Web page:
Sir Eric was a Chinese language Scholar and recorded place names systematically using the Wade-Giles transliteration. He took bearings along the route, recorded altitudes with a pressure altimeter and estimated stage distances in Chinese Li. These make his journal a good base for representing his journey on a map or in a modern presentation system like Google Earth. However, while it is a good start, it is not an easy or straightforward exercise to carry out. This web page has been set up to provide the background to our efforts to do this, the results of our work to date and a general discussion about Sir Eric Teichman and the ancient Tangluo Road.
The Ancient Qinling Tangluo Shu Road
The following brief description of the ancient Tangluo Road, which started in the Wei Valley near Zhouzhi, crossed the Qinling Range and
arrived in the Han River Valley near Yangxian, was taken from:
Feng Suiping (2003). Histories of Famous Towns: Hanzhong -- the riverland of the Northwest. Sanqin Press, Xi'an. (In Chinese)
Chapter 3 Shu Road Routes -- the (now) untravelled roads (Page 56)
'The Tangluo Road, like the Baoye Road, was a road that was opened up by following two rivers (one at each end of the road). In this case they were the Tang Shui (present day Tangshui River) and the Luo Shui. That is, from Zhouzhi (about 70 km west of Xi’an) it goes south along the Luo Valley, crosses over the main backbone of the Qinling Range to reach Huayang in Yangxian District, having gone effectively southwest, before finally reaching Hanzhong. This road was developed comparatively late, being first (officially) recorded in the time of Cao Shuang in the Three Kingdoms Shuhan period.
In recent years, on the basis of a passage in the "Shimen Ode": "Pushing through closed valleys, scaling the bright halls", scholars believe that the "closed valleys" and "bright halls" refer to this route. This would confirm that the Tangluo Road was already being used in the Eastern Han period. From the historical records it is clear that the period of most frequent use of this road was during the middle to later Tang Period after the Anshi Rebellion (775 CE). Because of the frequent wars in the Guanzhong, its convenient geographical position, and the need for Tang Emperors to take refuge in "Fortunate Shu", the (Tangluo) road seems to have flourished over this time.
In analysing the pluses and minuses of the various routes across the Qinling, in regard to how they link Chang'an and Hanzhong, the length of the Tangluo route is least and most direct. However, along the route you need to pass over the water divides of a number of rivers, and over steep and dangerous mountains, with rapidly changing grades along the road. The road is such that (even) present day travellers find it hard to prepare themselves and are overcome by it. Furthermore, along the route there are very few people or settlements, and there are also potentially dangerous animals and poisonous plants, so that travellers still go in fear (for their safety). The period during which the Tangluo Road was an official Postal Road was very short, and over history its general level of use has been low.'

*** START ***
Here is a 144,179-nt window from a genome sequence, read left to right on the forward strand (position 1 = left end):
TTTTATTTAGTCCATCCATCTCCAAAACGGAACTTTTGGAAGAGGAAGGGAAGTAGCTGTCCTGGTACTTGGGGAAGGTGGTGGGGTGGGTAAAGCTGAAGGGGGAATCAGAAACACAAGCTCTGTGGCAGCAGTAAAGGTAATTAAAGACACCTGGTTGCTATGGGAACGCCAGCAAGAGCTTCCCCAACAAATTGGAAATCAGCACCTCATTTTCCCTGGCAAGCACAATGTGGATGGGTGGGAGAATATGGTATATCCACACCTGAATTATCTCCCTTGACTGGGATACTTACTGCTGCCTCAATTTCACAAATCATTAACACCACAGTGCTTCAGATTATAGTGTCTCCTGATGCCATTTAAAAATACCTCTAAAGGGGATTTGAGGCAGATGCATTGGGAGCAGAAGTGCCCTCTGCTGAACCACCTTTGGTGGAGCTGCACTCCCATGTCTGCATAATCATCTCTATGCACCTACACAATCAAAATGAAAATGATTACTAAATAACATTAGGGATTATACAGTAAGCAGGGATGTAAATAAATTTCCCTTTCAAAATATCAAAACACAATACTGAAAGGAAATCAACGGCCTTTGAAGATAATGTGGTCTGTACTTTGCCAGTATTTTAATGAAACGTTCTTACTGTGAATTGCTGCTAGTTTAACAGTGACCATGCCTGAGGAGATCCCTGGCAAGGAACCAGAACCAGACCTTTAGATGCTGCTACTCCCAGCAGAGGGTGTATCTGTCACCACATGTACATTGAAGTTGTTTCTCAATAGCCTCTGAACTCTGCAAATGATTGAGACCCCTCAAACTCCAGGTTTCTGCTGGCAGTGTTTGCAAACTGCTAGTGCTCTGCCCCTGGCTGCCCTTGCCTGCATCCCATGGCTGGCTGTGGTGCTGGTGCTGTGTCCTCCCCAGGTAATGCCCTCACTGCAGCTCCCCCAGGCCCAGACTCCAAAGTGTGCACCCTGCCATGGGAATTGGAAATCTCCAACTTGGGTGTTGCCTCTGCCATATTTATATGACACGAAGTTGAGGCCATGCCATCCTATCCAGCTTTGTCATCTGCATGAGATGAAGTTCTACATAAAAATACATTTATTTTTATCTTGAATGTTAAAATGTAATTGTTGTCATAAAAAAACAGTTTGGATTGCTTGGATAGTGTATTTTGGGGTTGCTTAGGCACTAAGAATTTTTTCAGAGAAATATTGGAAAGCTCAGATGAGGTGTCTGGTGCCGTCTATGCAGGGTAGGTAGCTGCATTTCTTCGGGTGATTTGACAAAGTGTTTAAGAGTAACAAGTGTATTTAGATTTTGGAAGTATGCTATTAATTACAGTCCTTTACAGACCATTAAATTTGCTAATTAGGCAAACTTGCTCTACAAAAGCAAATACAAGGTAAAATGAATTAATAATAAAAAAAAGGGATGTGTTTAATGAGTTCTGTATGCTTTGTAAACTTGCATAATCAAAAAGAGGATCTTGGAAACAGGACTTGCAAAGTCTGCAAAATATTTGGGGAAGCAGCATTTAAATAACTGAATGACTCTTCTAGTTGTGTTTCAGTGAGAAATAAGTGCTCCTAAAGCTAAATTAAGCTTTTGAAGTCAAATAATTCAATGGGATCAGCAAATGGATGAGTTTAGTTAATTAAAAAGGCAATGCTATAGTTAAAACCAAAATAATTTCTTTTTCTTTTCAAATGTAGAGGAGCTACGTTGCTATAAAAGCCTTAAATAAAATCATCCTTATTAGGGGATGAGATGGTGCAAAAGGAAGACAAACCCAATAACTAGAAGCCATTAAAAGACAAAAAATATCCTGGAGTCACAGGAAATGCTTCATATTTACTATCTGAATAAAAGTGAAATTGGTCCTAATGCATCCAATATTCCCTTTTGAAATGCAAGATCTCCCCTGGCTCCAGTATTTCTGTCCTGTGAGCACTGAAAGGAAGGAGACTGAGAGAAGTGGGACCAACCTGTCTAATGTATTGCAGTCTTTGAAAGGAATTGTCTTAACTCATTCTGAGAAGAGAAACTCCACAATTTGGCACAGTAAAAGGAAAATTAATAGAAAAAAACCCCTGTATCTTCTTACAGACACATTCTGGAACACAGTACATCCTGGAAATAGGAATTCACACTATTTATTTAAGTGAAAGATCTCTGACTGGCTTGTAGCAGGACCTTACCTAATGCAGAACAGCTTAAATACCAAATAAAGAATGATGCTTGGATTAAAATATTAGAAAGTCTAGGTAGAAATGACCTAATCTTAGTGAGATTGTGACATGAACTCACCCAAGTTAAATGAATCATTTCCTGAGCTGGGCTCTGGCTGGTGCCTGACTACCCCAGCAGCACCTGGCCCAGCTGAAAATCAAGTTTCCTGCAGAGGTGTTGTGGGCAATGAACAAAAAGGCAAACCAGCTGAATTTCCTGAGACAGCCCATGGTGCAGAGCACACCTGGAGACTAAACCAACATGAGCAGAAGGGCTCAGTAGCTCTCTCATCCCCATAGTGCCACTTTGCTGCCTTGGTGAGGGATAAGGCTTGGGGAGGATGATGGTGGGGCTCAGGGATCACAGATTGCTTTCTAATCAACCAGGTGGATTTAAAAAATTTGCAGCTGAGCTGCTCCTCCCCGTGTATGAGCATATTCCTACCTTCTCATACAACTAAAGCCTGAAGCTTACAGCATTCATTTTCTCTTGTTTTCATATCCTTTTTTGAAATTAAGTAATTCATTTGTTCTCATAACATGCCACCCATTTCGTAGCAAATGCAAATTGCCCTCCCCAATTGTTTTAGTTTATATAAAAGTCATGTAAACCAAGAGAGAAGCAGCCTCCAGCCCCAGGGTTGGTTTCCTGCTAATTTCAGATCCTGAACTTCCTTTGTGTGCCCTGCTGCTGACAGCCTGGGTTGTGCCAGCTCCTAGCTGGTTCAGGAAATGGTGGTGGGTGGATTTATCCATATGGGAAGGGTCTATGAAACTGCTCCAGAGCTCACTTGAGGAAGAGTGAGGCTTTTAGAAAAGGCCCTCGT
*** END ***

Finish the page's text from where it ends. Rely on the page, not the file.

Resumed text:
Publications and Translations for the Tangluo Road
Shu Roads Book by Prof. Li Zhiqin (1986)
The most authoritative source for Shu Roads is the book by Prof Li Zhiqin et al. of the Northwest University in Xi'an:
A section introducing the Tangluo Road has been translated from Prof. Li's book and you can access a PDF of the translation HERE.
Shu Roads Paper by Zhou Zhongqing (2008)
Zhou Zhongqing of the Yangxian Museum of Hanzhong City wrote a very interesting paper about the Tangluo Road and the township of Huayang, a major centre on the road since ancient times.
The paper was published in:
This paper has been translated and you can access a PDF of the translation HERE.
Pan Wenshi's Book on the Qinling Giant Pandas (1986)
Pan Wenshi of Beijing University was Editor of a very interesting book about the Giant Pandas who have lived in this unique environment since very ancient times
and shared the Tangluo Road with people after they arrived.
The area now has two large and overlapping wildlife reserves, one is the Foping Wildlife Reserve and the other the Changqing Wildlife Reserve. Pan Wenshi's book also provides vital information
about the environment of the Tangluo Road, its geology and geomorphology as well as natural resources.
This Book has a useful English Language summary at the end. It has been provided as a PDF for you to read HERE.
Materials and Maps for the Tangluo Road
There are three main materials being provided from this page:
(1) access to the Tangluo Road Google Earth presentation (which is also available from the
Google Earth presentation page);
The above document was translated and presented at a Conference in Hanzhong in November 2013.
The collection of useful Photos, Maps, Presentations and Documents can be accessed on their own web page at:
The official view has been that the Tangluo Road was relatively late to be built and only had a rather short period
in the later part of the Tang Period when it was actively being used as a main road between the Wei Valley and the
Hanzhong Basin. But the view of Zhou Zhongqing is also attractive. His view is that the Tangluo Road was probably a
very early track - even back to pre-historic times, and that it has always been in use - but possibly not
by officials and scholars - except in the later Tang Period. In response to the late appearance of the road
in classical literature he wrote: